We the Students

In February 2019, students launched the We The Students campaign in response to the provincial government’s cuts to the Ontario Student Assistance Program (OSAP) and the introduction of the Student Choice Initiative (SCI). The campaign has since expanded to include elements of the Canadian Federation of Students’ broader advocacy strategy to promote free and accessible education for all students.

The Issues:

  1. Significant cuts were made to OSAP grants and loans.
  2. The government provided a 10 percent tuition fee reduction for domestic students but refused to provide additional funding to universities and colleges to make up for funding shortfalls. As such, international students are being charged more to make up for that shortfall.
  3. Students’ unions, groups, clubs, campus press, radio stations and other crucial student services were at risk of funding shortfalls, closures and attacks through the Student ‘Choice’ Initiative.
  4. Public funding for post-secondary education is regressively shifting from enrolment based funding to performance-based funding.

The Students call on the government to

  • In 2017, over 234,000 students received non-repayable grants to cover the full cost of college or university.
  • Recent government changes have reverted back to greater loans which will result in increased student debt.
  • The average post-secondary student in Ontario graduates with over $28,000 in debt.

Demand: Increase funding for grants instead of loans and expand eligibility for non-repayable grants to all students.

  • Tuition fees in Ontario have increased for over a decade to make up for government funding shortfalls.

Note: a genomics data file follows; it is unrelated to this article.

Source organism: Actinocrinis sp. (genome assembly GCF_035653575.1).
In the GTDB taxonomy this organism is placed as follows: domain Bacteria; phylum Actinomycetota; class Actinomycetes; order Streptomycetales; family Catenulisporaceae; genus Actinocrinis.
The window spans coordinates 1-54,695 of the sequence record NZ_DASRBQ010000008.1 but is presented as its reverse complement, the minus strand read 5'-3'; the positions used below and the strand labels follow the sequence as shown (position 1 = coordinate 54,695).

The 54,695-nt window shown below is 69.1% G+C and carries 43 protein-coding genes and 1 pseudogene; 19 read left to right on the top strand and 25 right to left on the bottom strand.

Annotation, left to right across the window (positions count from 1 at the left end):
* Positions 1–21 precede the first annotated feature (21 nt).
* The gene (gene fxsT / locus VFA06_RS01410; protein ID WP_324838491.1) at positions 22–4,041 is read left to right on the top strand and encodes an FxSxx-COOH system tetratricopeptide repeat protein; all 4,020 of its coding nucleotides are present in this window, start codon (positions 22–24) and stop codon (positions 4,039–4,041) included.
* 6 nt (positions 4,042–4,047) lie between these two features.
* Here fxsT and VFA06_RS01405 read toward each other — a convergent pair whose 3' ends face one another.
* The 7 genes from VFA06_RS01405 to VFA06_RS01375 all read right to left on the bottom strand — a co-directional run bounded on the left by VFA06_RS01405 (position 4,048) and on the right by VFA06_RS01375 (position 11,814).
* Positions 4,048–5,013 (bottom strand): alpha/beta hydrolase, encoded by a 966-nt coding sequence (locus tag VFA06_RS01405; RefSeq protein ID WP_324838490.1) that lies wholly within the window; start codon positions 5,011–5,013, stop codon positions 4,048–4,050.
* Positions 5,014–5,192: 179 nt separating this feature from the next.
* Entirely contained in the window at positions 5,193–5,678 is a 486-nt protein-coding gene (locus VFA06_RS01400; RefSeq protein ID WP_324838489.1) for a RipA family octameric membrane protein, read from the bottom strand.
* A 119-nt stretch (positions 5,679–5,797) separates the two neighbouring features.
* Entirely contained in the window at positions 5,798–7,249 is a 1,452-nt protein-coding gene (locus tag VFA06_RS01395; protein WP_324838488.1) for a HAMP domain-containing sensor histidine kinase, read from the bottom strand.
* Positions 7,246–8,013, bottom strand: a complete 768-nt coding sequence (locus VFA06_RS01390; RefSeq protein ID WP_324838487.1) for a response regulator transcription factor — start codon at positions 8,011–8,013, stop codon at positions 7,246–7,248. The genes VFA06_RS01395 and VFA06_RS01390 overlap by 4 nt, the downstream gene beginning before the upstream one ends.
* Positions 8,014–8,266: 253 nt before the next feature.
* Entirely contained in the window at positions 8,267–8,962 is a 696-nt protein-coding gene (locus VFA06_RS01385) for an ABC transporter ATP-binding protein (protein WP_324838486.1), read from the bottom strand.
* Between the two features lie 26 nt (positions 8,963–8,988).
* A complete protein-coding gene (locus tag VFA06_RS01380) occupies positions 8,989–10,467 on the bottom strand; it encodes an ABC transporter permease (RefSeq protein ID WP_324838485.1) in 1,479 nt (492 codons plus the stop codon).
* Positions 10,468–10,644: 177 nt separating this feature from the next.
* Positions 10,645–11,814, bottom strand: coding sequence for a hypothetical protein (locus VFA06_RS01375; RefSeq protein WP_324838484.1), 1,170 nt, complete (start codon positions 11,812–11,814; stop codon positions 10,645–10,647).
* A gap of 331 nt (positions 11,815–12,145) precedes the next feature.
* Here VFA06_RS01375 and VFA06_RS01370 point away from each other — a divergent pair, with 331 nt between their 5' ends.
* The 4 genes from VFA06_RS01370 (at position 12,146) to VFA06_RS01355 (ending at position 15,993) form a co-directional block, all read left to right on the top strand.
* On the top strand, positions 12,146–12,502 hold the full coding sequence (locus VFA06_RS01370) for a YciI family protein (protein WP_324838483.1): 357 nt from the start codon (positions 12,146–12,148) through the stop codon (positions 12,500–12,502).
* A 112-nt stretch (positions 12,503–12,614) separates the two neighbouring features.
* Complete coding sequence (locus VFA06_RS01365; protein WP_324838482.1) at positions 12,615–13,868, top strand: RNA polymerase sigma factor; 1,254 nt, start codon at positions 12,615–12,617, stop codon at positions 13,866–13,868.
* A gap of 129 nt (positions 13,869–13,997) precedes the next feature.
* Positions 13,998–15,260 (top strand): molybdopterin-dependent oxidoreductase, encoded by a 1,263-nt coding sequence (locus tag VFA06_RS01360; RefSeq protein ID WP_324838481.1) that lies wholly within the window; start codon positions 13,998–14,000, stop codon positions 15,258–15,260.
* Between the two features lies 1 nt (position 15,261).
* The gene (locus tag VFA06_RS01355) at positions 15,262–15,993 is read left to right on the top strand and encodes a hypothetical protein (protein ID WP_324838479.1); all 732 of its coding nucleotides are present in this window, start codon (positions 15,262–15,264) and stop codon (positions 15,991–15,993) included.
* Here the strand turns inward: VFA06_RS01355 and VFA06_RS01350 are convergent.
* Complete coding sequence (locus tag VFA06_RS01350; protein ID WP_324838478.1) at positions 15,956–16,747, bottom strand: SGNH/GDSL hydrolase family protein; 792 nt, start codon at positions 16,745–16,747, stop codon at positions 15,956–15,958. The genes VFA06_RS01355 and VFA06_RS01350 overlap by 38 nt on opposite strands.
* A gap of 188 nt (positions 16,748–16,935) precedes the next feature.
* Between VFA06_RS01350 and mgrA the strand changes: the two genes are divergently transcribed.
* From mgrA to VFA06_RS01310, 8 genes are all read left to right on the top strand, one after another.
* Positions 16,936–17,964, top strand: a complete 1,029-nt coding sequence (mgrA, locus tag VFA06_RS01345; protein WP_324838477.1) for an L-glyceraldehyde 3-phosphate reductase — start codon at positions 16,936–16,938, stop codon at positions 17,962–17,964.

• Even with a 10 percent tuition fee cut, Ontario has some of the highest university tuition fees in the country.
  • International students contribute $8 billion to the economy per year and still pay 3-4 times more in tuition fees compared to domestic student

Demand: Reduce and eliminate tuition fees for all students.

  • Ontario has the lowest per-student funding in Canada – roughly 35 percent less than the national average.
  • Less than 50 percent of operating budgets for most institutions come from the government, making them publicly-assisted NOT publicly funded.
  • Less public funding leads to large class sizes, less access to instructors, high tuition fees and crumbling campus infrastructure.

Demand: Publicly fund our public post-secondary education systems.

  • Students’ unions exist on campuses around the world to provide students with a united voice, advocate for change and operate essential support services.
  • Students have democratically voted to fund services, events, campaigns, student media and student groups through the collection of dues.
  • Student union autonomy allows students to have control over what services, events and campaigns they value most on campus.

Demand: Protect the existence of students’ unions by passing legislation that recognizes their autonomy at post-secondary institutions.